The U.S. and Jurgen Klinsmann officially begin their World Cup qualifying campaign on Friday at 7 p.m. against CONCACAF opponents Antigua and Barbuda.
As far as my research can tell, this is the first time the two opponents have ever met (going back to 1972 when Antigua first began playing internationals.)
If I wasn't obsessed with Sporcle's "Countries of the World," I have to admit I wouldn't even know Antigua and Barbuda, but they're certainly no pushovers.
So while on the surface it looks like an easy win for the United States, as any USMNT fan can tell you, just when things look predictably easy and comfortable, they're suddenly not.
And following a disappointing 0-0 draw against Canada, American goal-scoring is not exactly flying as high as they were when Landon Donovan and company carved up Scotland, 5-1.
So, without further ado, here are some bold predictions for what might be the first step in another successful World Cup qualifying campaign.
Fabian Johnson and Edgar Castillo have had flashes where they've looked like the best players on the field in the last few friendlies.
Granted, Johnson has looked a good deal better than Castillo, but both have played well for periods of time.
Whether it was Johnson's marauding runs against Scotland and Brazil (where he set up the U.S.'s only goal against the South American superpower) or Castillo's near goal of the week against Canada, outside backs have suddenly sprung to life.
So long a point of weakness, this position is now rapidly becoming a source of strength. This will continue into the qualifying.
CONCACAF qualifying games can be extremely contentious. Normally this only translates to an American red card if it's an away game.
Yet with frustration possibly growing following only one goal in the last 180 minutes of play, and Jurgen Klinsmann's possibly dangerous call to his team to be "more nastier" (an open-ended declaration), this could mean an American gets shown the door.
Normally, it would probably fall on default U.S. hot head Jermaine Jones to get the customary quick exit, but I think it'll be someone else.
Dempsey, maybe? Or possibly Michael Bradley? We will see.
Terrence Boyd is yet another German-born American. And though he only plays for Borussia Dortmund's reserve team, he's been a prolific scorer.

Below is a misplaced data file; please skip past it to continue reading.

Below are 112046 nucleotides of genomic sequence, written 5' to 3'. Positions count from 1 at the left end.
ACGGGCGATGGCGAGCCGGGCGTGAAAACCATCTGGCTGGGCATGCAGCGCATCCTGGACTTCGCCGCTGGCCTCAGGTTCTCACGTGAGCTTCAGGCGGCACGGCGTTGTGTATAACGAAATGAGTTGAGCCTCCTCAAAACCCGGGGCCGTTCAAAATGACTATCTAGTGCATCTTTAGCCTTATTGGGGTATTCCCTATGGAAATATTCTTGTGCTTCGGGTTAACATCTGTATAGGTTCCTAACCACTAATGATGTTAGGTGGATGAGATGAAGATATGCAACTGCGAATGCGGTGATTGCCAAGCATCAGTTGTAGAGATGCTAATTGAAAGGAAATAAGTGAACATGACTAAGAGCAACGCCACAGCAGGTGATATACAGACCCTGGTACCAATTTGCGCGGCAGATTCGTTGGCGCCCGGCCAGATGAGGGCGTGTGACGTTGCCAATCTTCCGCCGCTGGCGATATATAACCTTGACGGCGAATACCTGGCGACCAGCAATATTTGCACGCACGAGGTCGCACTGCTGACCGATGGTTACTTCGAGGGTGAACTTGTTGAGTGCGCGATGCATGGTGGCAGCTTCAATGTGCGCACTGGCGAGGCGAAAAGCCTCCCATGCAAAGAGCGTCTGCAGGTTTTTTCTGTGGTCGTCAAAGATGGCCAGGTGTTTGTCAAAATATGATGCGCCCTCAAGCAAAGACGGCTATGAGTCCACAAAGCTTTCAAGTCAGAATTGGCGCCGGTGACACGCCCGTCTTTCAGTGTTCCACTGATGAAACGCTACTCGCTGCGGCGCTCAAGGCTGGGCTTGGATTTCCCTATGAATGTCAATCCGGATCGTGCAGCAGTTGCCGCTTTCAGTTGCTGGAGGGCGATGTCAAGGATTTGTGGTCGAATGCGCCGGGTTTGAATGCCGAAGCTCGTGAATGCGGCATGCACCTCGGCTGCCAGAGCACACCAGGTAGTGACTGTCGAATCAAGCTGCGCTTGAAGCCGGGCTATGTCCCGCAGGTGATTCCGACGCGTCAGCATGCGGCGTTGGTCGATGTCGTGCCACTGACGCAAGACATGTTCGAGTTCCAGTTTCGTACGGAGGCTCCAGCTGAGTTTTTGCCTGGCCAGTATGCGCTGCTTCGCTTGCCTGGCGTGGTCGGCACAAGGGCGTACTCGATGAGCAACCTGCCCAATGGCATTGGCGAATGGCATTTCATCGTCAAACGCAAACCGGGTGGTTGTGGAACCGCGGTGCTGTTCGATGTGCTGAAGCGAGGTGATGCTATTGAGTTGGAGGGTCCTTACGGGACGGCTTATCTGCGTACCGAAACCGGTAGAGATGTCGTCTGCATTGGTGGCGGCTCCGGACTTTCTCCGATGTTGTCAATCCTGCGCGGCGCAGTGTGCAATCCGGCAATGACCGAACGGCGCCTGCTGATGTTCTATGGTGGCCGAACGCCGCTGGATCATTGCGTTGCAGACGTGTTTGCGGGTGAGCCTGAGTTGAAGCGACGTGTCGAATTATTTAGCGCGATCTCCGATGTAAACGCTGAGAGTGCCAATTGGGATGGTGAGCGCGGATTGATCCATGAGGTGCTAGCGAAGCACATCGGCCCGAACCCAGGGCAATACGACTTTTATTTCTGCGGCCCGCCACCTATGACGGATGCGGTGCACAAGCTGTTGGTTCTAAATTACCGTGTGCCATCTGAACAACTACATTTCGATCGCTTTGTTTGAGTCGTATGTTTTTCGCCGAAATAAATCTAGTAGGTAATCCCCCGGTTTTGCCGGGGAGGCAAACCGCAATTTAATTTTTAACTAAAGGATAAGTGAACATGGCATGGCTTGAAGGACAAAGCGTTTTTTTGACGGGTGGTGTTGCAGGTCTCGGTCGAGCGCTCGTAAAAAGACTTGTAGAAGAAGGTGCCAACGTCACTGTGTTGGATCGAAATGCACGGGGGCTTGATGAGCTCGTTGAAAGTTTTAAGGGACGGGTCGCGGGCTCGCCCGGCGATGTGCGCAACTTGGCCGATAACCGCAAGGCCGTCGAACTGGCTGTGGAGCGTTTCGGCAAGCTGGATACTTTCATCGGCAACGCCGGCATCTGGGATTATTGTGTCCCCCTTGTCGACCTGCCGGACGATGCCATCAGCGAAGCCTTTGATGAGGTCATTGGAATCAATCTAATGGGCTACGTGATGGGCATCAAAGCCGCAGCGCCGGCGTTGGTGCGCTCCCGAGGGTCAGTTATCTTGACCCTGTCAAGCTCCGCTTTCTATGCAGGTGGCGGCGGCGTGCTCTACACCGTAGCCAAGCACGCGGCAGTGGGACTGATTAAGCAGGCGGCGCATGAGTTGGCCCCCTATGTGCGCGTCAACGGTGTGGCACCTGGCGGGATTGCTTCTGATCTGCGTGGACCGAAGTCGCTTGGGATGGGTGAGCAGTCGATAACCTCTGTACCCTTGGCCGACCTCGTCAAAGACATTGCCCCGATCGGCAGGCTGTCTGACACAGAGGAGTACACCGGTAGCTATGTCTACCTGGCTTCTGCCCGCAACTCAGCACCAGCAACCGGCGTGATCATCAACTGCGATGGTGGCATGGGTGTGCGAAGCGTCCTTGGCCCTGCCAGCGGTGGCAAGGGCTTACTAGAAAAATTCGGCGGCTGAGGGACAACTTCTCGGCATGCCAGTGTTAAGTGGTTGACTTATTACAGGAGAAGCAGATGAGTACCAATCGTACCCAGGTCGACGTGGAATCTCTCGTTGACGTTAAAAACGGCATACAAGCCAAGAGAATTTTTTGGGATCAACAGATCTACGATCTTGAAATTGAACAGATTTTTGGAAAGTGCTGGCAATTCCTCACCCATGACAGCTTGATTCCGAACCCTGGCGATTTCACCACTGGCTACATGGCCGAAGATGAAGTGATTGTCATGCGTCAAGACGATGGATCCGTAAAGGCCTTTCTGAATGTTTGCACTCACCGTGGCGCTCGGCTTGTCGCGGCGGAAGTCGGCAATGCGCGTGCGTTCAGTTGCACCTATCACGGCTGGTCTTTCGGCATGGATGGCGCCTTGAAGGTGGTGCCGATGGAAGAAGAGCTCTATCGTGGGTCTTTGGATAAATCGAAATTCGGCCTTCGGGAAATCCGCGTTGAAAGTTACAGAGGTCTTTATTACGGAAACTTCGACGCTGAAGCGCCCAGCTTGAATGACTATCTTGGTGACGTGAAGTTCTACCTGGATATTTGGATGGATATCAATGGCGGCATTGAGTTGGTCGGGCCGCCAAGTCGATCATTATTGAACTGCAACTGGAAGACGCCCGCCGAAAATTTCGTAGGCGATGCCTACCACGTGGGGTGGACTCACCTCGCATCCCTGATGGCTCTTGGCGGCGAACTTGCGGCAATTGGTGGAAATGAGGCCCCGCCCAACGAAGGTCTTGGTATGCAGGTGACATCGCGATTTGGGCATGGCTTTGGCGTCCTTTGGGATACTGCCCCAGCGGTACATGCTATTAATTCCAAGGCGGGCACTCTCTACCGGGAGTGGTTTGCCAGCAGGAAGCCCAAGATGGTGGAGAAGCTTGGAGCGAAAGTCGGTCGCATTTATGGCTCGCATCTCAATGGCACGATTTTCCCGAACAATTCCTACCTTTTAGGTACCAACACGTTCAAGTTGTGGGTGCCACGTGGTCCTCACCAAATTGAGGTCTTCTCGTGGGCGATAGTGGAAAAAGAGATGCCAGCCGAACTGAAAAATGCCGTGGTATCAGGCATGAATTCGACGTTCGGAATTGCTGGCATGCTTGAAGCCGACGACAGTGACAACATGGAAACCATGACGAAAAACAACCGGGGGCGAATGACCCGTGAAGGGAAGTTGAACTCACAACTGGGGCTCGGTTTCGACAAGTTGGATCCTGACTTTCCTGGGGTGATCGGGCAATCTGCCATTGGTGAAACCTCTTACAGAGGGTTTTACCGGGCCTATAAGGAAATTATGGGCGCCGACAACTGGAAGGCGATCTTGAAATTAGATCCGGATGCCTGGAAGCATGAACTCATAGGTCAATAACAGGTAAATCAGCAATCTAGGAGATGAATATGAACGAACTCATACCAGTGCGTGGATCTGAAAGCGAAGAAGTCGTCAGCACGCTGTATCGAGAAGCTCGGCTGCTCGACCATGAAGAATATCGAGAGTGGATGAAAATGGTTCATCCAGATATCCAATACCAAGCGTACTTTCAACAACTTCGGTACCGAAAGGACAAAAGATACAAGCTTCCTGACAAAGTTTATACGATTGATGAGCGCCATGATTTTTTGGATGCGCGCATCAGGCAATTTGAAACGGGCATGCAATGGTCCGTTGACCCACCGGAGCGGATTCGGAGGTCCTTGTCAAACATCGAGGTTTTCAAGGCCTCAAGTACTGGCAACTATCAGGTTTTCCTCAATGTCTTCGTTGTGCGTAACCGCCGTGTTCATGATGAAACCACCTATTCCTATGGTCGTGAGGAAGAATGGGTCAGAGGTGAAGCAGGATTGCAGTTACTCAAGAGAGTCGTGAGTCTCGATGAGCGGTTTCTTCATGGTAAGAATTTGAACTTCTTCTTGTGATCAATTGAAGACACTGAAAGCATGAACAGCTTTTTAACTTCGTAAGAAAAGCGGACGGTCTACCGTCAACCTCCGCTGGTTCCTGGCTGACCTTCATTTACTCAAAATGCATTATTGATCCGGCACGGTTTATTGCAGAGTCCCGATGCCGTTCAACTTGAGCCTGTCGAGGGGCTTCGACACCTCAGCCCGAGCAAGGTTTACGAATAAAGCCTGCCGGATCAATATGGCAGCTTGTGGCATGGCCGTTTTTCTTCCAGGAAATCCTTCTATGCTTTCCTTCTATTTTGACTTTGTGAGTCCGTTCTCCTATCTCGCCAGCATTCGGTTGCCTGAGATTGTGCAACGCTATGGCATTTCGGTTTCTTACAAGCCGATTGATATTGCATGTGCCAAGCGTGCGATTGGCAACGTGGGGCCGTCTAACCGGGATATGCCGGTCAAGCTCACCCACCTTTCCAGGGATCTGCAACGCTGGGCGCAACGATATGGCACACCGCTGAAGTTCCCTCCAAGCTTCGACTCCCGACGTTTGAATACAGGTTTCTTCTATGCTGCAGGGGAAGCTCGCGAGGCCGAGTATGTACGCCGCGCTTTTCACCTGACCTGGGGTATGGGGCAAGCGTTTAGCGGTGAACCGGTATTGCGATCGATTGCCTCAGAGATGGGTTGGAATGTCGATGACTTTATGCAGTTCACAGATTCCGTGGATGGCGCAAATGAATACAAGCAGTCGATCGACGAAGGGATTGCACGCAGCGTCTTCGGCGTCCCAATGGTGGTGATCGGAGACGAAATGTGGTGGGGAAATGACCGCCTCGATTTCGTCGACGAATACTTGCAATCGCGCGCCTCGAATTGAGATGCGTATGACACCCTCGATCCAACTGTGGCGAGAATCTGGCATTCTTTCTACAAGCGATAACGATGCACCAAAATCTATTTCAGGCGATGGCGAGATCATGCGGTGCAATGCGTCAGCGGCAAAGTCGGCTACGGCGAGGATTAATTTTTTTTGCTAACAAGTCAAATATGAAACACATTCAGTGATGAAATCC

His size (6'2") and strength are qualities not necessarily unique to the American team. Still, at only 21 years of age, he's likely to be a great asset to the national team for years to come.
I think that he has a great chance to open his account for the U.S. team against Antigua if he manages to get some time in the game.
Tim Howard is one of the best goalies in the world. Frankly, I don't care if people think that's me being biased: it's a fact.
Ask Everton fans. Just last fall, he became the first Everton goalie in over a hundred years to make a penalty save in a Liverpool derby game.
And he will be tested against Antigua. At some point, rash American central defenders will make a clumsy challenge that will result in a penalty kick.
Tim will save it.
(Not sure if this says more about my confidence in Howard or about my lack of confidence in whoever is playing center back.)
Okay, okay, I know this has nothing to do with the game itself, but as fans we experience the game and the broadcast as a whole.
And Lalas has made himself a fixture in ESPN's coverage.
I honestly like him being on the coverage, but sometimes the guy can be relentless. I could start a drinking game for every time he calls out the national team.
My feeling for this game is that he gets pretty wound up at the team's ability to keep it frustratingly close.
Okay, this is kind of a joke, since Jurgen generally always celebrates like he was the one who scored.
Still, it's one of my favorite things about him, so I had to throw this in here.
Enough joking around; on to my most bold prediction...
The U.S. has a propensity for doing one of two things in games against teams similar to Antigua and Barbuda.
Either they win 10-0, or it's a one-goal game.
Considering that many of the USA squad play in Europe and are at the end of a long season, and that they've been going hard with the national team for a few weeks now, I think it will be a one-goal game.
Obviously, I have full confidence that in the end the U.S. will be on the right side of the one-goal margin, but they'll have to sweat it.